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Valentino, haute couture fall 2018. Photo: Hollandse Hoogte

THE HAGUE.- A famous scene from the film The Devil Wears Prada (2006) explains that your blue sweater is not just any old blue. And neither is it your personal choice. Its colour is the result of a chain of decisions made within the fashion industry, from the designer to the finished product. But there is even more to it than that, because a fashion colour is never just a colour: it is a bearer of meaning. The meanings we associate with colours have nothing to do with the colours themselves, but are determined by society. And those meanings shift between cultures and periods. Humans can distinguish many more colours than animals. This makes us unique and connects us, and partly explains our love of art and fashion. There are many stories to be told about the symbolism of colour in fashion: about the here and now, about the past, and about distant lands. Many of these stories are featured in the exhibition Fashion in Colour at the Kunstmuseum Den Haag.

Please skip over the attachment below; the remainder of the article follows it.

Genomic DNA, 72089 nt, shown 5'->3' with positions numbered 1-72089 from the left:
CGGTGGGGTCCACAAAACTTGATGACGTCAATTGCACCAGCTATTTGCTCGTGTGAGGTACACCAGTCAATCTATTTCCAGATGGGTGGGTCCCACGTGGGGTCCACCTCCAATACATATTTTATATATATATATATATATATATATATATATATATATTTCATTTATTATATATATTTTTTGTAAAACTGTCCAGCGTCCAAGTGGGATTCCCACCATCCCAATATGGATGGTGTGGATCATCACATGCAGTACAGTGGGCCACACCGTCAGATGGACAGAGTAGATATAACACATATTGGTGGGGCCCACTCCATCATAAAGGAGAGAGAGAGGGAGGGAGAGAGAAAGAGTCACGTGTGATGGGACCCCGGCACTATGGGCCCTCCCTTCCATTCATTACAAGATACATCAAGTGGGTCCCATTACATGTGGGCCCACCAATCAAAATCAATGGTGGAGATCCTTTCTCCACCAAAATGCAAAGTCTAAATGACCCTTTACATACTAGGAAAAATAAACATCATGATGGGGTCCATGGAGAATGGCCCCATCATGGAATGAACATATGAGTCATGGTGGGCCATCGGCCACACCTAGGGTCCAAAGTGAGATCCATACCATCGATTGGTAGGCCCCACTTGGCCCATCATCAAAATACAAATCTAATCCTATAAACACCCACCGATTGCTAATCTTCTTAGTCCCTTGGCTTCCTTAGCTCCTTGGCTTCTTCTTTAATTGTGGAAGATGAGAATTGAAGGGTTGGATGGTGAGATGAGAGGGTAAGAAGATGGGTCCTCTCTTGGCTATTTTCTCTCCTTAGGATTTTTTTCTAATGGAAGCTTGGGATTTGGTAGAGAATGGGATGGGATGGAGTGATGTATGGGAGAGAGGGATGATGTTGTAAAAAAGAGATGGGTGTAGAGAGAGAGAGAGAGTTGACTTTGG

Clear statement
Blue is the most popular colour for clothing in the Western world. This has its origins in the medieval cult of the Virgin Mary. Since the late Middle Ages, Mary has been depicted in blue robes, symbolic of goodness and modesty. Because this also appealed to the later Protestants, blue has remained a popular colour throughout the centuries. Colour in fashion works like a code, and of course it is fun to crack the code. Even today, the colours you wear can make a clear statement. Two recent examples illustrate this perfectly. The pantsuit Kamala Harris wore to accept her nomination as Joe Biden’s running mate in the forthcoming US elections was plum coloured, and with good reason: in America, there are three colours that are associated with the struggle for women’s right to vote: white for purity, gold for hope and purple for loyalty. And in early August, each of ten female Polish opposition MPs wore one of the colours of the LGBTQ+ flag and a rainbow-coloured face mask to protest the president’s controversial statements about ‘LGBTQ+ ideology’. The colours spoke for themselves. The exhibition Fashion in Colour at the Kunstmuseum Den Haag tells many more such stories about the symbolism of colour in fashion.